I have been involved in marketing plans that were expected to go viral. “This is totally going viral,” someone would say. When I was at a local TV-Station, we came up with an RG3/ Dark Knight Returns meme to help promote our NFL schedule for that upcoming season. He was a bright star in the DC area, it was his second season, and expectations were high.
“Could you imagine what would happen if RG3 retweeted this? It would blow up.” We hoped for our own marketing last-second Hail Mary pass.
Speaking of retweets, that was another ploy. There were actual plans in place for seeking the attention of another bright DC star, the hip-hop artist, Wale. Planning for an unassuming local rap star to swoop in and rescue a campaign, is a terrible plan. You might as well plan for Wale to also ride in on a unicorn that farts champagne. And even after years of Wale-courting failure, someone would still at some point ask if there was “any chance of getting Wale involved” at brainstorm sessions.
[WALE VIRAL TWEET GENERATOR] Hey @Wale [add small talk about weather, or whether Main Source “Live at the BBQ” is the best posse cut ever] I know you heard of [add DC area event Wale has not heard of] please bring unicorn @billgates #HASHTAGS #SNHUSMM https://thereelray.com/2019/10/12/viral-marketing-initiatives/Tweet
Virality really seems to be less about courting notable people to your cause and far more dictated by the emotional resonance of a combined audience that forms around the message. They make it their movement, too. And typically, it’s a message that hits them in the emotions.
Who wouldn’t want to meet the love of their life in high school and credit a lifetime of happiness to a stick of chewing gum? It really is a sweet and heartwarming mega-commercial (or should I say micro-movie). And it grabbed a ton of views by playing those heart-strings.
There are plenty of marketing campaigns that fall into the make people laugh category. But I really have to mention a Jimmy Kimmel vehicle that stands out. Because when we first saw the clip, it wasn’t a Jimmy Kimmel video, we all thought it was a hilariously bad twerking fail. And who doesn’t fancy an excellent fail video (my personal indulgence is Parkour Fails)?
I love this video for many reasons, but mainly because it is a “clinical study in what goes viral.” An Atlantic article suggests crossing your fingers and praying to Reddit as Reddit can be the engine for virality. Reddit has a ranking system where users up-vote posts and content. If you want to go viral, it will help to go viral on Reddit first. (Abad-Santos, 2013)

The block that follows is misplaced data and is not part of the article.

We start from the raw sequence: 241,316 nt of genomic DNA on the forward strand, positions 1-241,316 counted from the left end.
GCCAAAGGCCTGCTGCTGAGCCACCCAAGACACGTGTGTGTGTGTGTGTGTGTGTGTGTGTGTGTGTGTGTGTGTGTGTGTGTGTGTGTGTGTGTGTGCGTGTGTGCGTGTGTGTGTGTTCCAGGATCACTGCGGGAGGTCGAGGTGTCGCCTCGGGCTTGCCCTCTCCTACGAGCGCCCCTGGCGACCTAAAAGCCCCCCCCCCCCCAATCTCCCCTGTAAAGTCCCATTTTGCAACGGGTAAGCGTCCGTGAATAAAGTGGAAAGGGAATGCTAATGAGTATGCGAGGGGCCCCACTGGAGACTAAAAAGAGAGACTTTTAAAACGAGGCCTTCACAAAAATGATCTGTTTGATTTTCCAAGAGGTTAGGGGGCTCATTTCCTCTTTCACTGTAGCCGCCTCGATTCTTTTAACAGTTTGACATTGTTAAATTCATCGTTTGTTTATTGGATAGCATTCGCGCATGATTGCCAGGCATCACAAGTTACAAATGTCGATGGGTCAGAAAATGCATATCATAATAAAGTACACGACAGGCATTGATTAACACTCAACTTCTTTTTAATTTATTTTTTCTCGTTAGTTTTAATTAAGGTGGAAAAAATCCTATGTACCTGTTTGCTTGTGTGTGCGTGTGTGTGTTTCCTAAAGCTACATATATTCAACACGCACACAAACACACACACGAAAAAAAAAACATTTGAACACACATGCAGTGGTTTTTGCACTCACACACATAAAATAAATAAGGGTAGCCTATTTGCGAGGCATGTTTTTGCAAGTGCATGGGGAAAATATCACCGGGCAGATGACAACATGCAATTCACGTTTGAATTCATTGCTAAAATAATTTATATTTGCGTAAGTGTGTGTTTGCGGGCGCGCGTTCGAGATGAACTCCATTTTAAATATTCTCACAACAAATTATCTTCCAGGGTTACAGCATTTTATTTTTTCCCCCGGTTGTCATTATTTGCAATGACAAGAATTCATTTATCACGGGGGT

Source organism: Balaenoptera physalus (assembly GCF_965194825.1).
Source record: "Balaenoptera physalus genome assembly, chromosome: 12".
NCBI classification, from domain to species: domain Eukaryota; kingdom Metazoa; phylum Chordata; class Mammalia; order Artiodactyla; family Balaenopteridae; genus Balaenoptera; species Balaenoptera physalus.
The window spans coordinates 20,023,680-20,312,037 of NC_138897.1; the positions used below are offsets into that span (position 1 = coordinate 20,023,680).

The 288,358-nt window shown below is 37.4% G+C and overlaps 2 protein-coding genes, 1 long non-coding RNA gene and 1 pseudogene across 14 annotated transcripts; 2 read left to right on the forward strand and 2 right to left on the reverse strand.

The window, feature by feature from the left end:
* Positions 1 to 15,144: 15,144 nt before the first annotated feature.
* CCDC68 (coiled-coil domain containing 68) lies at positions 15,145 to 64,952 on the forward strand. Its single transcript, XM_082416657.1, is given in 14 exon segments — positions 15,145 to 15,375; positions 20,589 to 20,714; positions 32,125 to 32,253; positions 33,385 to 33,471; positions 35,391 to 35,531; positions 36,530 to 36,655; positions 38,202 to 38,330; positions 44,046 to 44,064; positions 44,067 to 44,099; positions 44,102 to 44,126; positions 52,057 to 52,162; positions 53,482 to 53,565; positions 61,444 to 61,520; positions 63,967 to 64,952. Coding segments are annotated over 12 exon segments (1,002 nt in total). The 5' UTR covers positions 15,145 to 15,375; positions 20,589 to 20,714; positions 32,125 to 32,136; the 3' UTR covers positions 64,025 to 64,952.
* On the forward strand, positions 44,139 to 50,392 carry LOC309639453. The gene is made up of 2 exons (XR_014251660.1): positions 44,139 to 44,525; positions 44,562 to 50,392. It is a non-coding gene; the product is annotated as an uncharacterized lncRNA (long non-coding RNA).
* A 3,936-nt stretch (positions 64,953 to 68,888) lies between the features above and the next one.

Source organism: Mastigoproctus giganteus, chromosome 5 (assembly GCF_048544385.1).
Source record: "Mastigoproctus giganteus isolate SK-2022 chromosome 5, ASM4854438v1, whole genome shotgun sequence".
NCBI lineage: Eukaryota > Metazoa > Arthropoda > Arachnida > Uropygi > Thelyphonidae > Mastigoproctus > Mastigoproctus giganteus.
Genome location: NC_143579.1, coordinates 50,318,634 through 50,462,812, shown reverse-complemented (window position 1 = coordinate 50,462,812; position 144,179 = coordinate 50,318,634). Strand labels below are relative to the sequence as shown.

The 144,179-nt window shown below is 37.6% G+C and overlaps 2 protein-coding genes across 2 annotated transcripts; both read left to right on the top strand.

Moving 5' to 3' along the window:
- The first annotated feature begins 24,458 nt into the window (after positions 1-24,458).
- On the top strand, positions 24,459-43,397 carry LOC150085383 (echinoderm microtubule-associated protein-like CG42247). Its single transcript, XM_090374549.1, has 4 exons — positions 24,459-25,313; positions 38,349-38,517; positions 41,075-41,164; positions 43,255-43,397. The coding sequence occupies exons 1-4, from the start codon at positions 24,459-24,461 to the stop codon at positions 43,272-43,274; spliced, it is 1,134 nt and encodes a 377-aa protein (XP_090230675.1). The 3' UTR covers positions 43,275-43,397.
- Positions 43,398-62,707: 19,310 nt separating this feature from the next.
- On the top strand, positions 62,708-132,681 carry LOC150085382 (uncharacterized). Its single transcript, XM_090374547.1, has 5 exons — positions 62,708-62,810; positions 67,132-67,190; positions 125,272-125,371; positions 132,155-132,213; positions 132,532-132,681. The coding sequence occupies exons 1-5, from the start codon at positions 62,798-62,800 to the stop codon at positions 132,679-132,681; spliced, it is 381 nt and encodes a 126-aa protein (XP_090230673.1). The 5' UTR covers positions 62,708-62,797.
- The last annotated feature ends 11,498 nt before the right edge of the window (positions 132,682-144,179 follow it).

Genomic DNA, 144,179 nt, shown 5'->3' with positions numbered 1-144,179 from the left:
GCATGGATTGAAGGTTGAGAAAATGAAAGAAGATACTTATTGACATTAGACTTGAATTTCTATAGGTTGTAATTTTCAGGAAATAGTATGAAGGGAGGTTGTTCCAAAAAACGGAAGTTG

You don’t always get to go viral for the reason you want to go viral. You could virally piss everyone off as when Pepsi teamed up with Kendall Jenner for an ad that undoubtedly looked amazing on paper. Bridging the gap between social justice advocates and authority advocates building a more respectful, more loving world.
I wouldn’t be surprised if at least one person on the creative team equated it to a modern-day “I’d like to teach the world to sing in perfect harmony” Coca-Cola opus. The ad itself did go viral as hell and bridged the masses in condemnation, “tone-deaf” was a prevailing opinion (and lead to a pretty hilarious SNL spoof).
Will it Blend, should not be a surprise to be in my surprise category. It is one of the most successful viral marketing channels of all time and has a kookiness that reminds me of the old internet marketing days. Like in the late 90s when a webcam was positioned inside an Electrolux fridge in Stockholm. Wowing us all (it was the 90s) with images snapped of the “Electrolux Family” every time someone opened the fridge for a cola or bologna sandwich.
Blendtec’s premise is simple, do you think this blender can blend your favorite stuff from companies like Amazon and Apple? And it’s a bit of shock when the device turns our fave electronics into powder.
Washington, DC hasn’t had the best relationship with women on all sides of the political spectrum and with the current resident of 1800 Pennsylvania Ave, (what with his multiple accusations for mistreatment of women). It opens the door for candidates who are opposed to the current administration on these and other subjects. The right moment for Kim Olson, a kick-ass woman who is also a veteran that exudes Texas. Or, speaking of Doors, MJ Hegar also opened them to viral success. And while viral success doesn’t always lead to votes, it does lead to contributions, the lifeblood of campaigns.
In the end, if your campaign does go viral, well, let the good times roll! I imagine once the dust settles, you will be expected to replicate that success on your next campaign. Good luck with that.
What’d I miss? Let me know in the comments!
Abad-Santos, A. (2013, September 10). How Jimmy Kimmel Tricked the Internet into Believing in the Worst Twerk Ever. Retrieved from The Atlantic: https://www.theatlantic.com/entertainment/archive/2013/09/how-jimmy-kimmel-tricked-internet/311268/